Financial Market Roundup
Produced by Fifth Third's Investment Management Group
In the following piece, Fifth Third's Investment Management Group recaps the market and how it reacted to various events in the month of January.
The COVID-19 pandemic has continued to have a major impact on life across the globe, and therefore economic activity, employment, and corporate earnings. Governments around the world are mixed on COVID-19 related guidelines as global daily cases appear to be rolling over from mid-to-late January peaks. While the threat of COVID-19 variants continues, particularly with the discovery of omicron, vaccines and booster shots appear to provide a level of protection that mitigates the most severe economic risks. Nearly sixty-four percent of the total U.S. population was fully vaccinated as of the end of January, while 42% of those fully vaccinated have gotten their booster shot. Lingering COVID-19 economic restrictions, supply chain bottlenecks, vaccine distribution and administration data, government fiscal stimulus measures, central bank policy actions, geopolitical tensions, and inflation measures are topics that the Investment Management Group is monitoring.
Major global central banks continued to support the global economy by maintaining low interest rates and implementing programs to increase market liquidity, though some major central banks are beginning to gradually remove accommodation in response to inflationary pressures. At its January meeting, Federal Reserve officials maintained the pace of tapering asset purchases, putting the Federal Reserve on track to conclude the program in March. The faster pace puts the Fed in a position to raise rates in March. The market is now pricing in five rate hikes in 2022, up from three in December. Fed Chair Jerome Powell anticipates price pressures to subside over the next year but understands policy will need to be nimble based on the environment. The European Central Bank (ECB) remains committed to supporting the region’s economy and is expected to leave policy unchanged at its early February meeting. The Bank of Japan (BOJ) also maintained monetary policy settings at its latest meeting but noted that inflation expectations had risen modestly.
Global equities slid in January as investors navigated through a volatile month of trading. The S&P 500 Index fell 5.2% for the month, the largest monthly decline for the benchmark index since March 2020. The blue-chip Dow Jones Industrial Average slid 3.2% in January, while the tech heavy NASDAQ Composite dropped 9.0% last month. International stocks also declined, with the MSCI All Country World Index of developing and developed market stocks falling 4.9% in total return in January. Emerging market stocks outperformed international developed stocks for the month. The MSCI Emerging Markets Index slid only 1.9% in January and the MSCI EAFE Index of developed international equities fell 4.8% for the month.
Intermediate-term yields rose in January amid rising geopolitical threats and a more hawkish Federal Reserve. The 10-year U.S. Treasury yield rose 27 basis points in January to end the month at 1.78%, roughly 34 basis points higher than the start of December. The U.S. economy expanded at a 6.9% annualized rate in the fourth quarter, according to data from the Bureau of Economic Analysis. Personal consumption, the largest contribution to GDP, increased at an annualized rate of 3.3%, an acceleration from the third quarter. Economists currently expect growth to progress as the U.S. economy continues to reopen, though perhaps at a slower rate than previously expected given developments in COVID-19.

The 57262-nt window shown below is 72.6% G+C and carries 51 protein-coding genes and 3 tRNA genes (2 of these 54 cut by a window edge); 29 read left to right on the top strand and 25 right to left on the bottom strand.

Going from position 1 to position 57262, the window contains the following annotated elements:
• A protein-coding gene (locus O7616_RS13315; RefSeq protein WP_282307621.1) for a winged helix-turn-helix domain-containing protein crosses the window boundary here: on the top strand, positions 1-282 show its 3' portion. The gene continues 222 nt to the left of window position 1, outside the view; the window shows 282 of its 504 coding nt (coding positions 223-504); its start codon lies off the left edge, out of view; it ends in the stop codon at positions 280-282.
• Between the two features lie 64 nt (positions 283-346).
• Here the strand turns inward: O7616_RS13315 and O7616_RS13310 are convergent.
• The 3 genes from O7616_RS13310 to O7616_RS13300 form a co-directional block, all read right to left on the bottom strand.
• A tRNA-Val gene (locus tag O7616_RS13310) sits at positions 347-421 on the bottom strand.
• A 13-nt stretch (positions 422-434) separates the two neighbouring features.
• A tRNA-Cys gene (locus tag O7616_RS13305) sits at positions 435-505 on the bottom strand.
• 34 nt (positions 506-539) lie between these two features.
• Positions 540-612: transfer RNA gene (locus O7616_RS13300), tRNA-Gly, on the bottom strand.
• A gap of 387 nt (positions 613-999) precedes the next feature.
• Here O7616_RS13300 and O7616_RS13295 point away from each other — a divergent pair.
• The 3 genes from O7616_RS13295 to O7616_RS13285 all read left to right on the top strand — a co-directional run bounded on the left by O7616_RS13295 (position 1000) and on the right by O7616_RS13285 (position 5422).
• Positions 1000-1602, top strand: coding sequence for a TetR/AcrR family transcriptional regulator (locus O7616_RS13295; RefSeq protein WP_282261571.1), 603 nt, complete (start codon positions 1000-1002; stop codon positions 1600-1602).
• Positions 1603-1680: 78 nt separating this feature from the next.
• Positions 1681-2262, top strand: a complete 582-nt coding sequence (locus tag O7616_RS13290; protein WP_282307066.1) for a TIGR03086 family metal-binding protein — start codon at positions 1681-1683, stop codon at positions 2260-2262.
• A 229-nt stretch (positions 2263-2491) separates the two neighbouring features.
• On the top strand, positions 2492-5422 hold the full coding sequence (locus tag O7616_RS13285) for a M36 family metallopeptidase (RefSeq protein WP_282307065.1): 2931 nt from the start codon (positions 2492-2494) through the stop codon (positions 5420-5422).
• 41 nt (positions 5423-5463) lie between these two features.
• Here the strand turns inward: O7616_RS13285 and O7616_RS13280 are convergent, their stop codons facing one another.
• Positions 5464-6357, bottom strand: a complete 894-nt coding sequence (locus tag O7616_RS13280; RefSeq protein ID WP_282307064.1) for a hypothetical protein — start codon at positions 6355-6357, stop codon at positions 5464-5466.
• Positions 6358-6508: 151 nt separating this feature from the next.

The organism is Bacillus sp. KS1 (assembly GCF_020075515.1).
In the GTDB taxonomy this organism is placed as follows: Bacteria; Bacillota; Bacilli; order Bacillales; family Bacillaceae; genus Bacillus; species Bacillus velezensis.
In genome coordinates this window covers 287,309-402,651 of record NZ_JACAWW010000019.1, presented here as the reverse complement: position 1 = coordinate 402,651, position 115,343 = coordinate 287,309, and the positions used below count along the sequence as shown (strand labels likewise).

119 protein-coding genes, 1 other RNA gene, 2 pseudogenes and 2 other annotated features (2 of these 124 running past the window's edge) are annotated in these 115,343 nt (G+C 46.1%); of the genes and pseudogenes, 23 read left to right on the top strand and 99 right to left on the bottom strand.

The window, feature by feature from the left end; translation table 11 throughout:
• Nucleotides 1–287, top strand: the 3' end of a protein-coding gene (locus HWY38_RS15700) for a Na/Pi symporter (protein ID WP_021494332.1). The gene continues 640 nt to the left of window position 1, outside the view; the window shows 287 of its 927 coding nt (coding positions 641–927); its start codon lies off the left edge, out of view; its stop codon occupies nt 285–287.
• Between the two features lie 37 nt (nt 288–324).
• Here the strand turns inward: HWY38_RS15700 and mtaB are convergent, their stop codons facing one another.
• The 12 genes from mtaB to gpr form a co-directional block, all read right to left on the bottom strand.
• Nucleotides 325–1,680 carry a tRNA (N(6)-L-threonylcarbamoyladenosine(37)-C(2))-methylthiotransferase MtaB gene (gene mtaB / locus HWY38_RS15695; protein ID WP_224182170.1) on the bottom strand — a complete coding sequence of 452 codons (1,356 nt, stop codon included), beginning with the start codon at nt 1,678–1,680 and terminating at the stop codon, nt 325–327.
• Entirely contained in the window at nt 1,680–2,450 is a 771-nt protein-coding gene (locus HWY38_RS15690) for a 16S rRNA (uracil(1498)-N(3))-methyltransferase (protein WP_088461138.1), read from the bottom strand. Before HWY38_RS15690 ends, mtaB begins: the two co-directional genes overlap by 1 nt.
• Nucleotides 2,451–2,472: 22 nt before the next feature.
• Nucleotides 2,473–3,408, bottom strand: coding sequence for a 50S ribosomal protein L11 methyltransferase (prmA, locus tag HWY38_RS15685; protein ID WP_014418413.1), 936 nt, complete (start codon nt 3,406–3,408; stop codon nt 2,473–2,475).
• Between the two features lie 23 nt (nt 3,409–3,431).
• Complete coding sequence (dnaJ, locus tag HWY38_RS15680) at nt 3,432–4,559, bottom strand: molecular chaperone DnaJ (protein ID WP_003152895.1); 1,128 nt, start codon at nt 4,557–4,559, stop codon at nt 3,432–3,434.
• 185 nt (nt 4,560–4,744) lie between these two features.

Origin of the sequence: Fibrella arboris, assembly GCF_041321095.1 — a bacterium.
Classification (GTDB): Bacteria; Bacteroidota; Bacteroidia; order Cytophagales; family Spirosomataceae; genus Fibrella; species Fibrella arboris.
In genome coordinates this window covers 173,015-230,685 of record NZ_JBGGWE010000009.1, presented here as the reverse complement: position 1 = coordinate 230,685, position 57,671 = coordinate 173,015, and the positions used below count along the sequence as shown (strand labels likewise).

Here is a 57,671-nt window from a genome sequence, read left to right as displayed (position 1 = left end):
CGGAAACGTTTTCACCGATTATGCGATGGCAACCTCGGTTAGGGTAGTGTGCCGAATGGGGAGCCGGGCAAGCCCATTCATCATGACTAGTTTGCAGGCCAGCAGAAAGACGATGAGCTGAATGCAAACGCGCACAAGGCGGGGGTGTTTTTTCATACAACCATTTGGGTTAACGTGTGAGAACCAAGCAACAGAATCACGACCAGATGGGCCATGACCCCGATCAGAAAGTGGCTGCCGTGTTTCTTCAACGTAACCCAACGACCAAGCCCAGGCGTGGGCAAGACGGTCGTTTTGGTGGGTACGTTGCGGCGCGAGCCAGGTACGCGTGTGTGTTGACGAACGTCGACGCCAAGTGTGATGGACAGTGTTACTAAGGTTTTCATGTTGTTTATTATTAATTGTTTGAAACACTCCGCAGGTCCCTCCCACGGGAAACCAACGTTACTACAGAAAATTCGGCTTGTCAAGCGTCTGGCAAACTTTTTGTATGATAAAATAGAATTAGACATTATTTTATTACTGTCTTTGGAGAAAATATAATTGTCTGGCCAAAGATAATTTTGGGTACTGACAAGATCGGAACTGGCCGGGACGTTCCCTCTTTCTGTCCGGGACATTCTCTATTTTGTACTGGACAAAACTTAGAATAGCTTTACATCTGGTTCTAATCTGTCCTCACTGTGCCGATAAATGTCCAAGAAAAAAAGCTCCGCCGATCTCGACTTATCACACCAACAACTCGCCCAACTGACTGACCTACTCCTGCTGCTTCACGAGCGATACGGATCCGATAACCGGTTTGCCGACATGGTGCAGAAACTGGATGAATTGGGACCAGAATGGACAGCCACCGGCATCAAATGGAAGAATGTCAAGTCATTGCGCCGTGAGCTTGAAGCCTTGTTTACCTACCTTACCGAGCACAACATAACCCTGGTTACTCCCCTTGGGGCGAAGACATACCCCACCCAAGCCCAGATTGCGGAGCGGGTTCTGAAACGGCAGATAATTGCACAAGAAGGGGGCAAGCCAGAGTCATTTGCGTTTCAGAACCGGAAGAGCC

Little progress has been made on the U.S. political front amid swirling tensions between Russia and Ukraine. The Build Back Better plan, once hoped to be passed before Christmas, now sits in limbo as geopolitical tensions have taken priority. President Biden is still hopeful that he will be able to get parts of the plan to pass. The short-term government funding bill to prevent a government shutdown is funded through February 18, forcing Congressional leaders to devise a plan of action in the upcoming weeks. The House of Representatives also passed a $2.2 trillion social spending plan in November, which continues to be negotiated in the Senate. The bill passed in the House includes a 5% surtax on modified adjusted gross income in excess of $10 million and an additional 3% surtax on modified adjusted gross income in excess of $25 million. Notably absent from the latest version of the legislation is any change to the capital gain tax rate, the gift and estate tax exemption amount, or the grantor trust rules.
Inflation concerns continued to dominate investment themes in January amid geopolitical risks, supply chain and labor market bottlenecks, with market participants debating whether inflationary factors will persist. COVID-19 concerns remained elevated but much of the focus remains on the shift to more hawkish Fed policy driven by persistent inflation. Vaccine distribution continues in the United States with booster shots recommended for all adults and central banks and governments continue to offer monetary and fiscal stimulus; the combination of which has lowered overall economic and financial market uncertainty. While markets are feeding off massive fiscal stimulus and indicators of improving economic data, some areas of the economy, particularly industries with supply chain worries and those significantly impacted by COVID-19 cases rising, remained depressed in January. Despite lingering COVID-19 disruptions and inflation concerns, the tailwinds of government stimulus, central bank liquidity, vaccine implementation, excess capacity, and pent-up demand, global economic growth is likely to continue in 2022.